Days to a couple hours before your surgery…
If your surgery involves a right or left decision or is a spinal procedure, the doctor or other member of the surgical team will ask you to make a mark with a pen on the part of your body where the surgery will happen. This should be done BEFORE you go into the operating room. You will be asked to put the doctor’s initial on the correct site. Check that the mark does not rub off. It will be very important for the doctors and nurses to see the mark while you are asleep just before the surgery. Tell your doctor or nurse if the mark rubs or washes off before the surgery.
An hour, or less, before the surgery…
While you are still awake, a doctor or nurse will ask you to say your name and the part of your body that will be operated on. Don’t be alarmed by these questions – your doctor knows who you are. This is an extra step taken to assure your safety.
Just before the surgery begins…
Just before the surgery begins, and during a time when you may already be asleep, everyone in the operating room will pause one more time in order to go over pertinent information about you and your case. They will again verify your name, the site of the surgery and the exact operation to be performed – all as a safeguard to you. The doctors and nurses at Trinity Hospital of Augusta are taking these important steps to make sure that everything goes as planned for your surgery.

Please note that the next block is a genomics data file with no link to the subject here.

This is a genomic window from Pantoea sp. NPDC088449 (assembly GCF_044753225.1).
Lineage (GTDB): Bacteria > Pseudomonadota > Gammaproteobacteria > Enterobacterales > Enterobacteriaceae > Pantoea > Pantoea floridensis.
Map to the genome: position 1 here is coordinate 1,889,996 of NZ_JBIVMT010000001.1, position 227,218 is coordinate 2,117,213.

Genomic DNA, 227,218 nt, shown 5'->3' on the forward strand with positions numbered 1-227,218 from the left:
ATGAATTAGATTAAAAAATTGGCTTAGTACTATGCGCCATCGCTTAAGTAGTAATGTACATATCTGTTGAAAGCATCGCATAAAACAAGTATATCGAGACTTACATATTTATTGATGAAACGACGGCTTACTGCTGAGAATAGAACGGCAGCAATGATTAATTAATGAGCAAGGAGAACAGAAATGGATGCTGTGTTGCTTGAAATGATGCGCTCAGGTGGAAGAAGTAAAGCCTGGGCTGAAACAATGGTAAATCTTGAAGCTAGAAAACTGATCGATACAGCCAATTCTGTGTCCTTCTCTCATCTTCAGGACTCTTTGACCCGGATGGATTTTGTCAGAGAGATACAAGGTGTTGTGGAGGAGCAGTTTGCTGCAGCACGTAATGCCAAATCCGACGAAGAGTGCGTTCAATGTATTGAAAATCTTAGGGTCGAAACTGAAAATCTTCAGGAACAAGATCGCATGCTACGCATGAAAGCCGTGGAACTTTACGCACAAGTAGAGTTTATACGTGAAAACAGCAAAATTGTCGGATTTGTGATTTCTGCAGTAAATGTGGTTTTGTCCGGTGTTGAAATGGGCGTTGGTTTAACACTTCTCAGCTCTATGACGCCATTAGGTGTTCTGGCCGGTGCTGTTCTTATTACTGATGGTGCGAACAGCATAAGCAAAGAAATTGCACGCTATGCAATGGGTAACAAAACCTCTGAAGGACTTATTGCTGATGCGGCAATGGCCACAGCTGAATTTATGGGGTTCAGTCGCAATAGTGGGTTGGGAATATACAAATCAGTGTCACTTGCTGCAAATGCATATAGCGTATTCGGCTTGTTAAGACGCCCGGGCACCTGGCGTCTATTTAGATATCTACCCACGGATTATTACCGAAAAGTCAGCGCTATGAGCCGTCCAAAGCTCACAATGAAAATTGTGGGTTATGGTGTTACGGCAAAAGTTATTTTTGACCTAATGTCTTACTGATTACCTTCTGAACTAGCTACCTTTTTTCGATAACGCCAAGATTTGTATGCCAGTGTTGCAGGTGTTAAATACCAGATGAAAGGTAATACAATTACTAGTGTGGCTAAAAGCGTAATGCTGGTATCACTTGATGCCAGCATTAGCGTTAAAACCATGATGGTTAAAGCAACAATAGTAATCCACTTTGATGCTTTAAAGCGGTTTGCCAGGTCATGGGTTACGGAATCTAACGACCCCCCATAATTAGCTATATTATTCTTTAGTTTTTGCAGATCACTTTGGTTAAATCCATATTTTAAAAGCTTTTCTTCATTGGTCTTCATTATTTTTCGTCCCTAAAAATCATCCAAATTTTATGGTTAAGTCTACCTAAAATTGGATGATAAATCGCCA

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Managing Your Pain After Surgery
How We Set Goals for Pain Control
The number scale rates the amount of pain that you are having from 0 to 10, as well as The Faces Scale. 0 means “no pain,” while 10 means the “worst possible pain.”
How Can You Set Goals for Pain Control?
In order to perform your day-to-day activities, you need to set a goal for pain control. This goal should be a rating that allows you to continue your important activities easily. To help you set your goal, answer the following questions:
1. What activities do I need to do?
2. What rating will make it easier for me to do these activities?
Everyone is different. Many people need a pain rating of 3 or less to be able to function without problems. Studies show that ratings of 4 or higher make it difficult for patients to carry out daily activities.
Why Might You Need Pain Relief?
Many people think they should “tough it out” with pain, but research has shown that unrelieved pain can be harmful to you. Pain can make it hard to do things like getting out of bed or walking. Pain can also stop you from going to work or getting a good night’s sleep.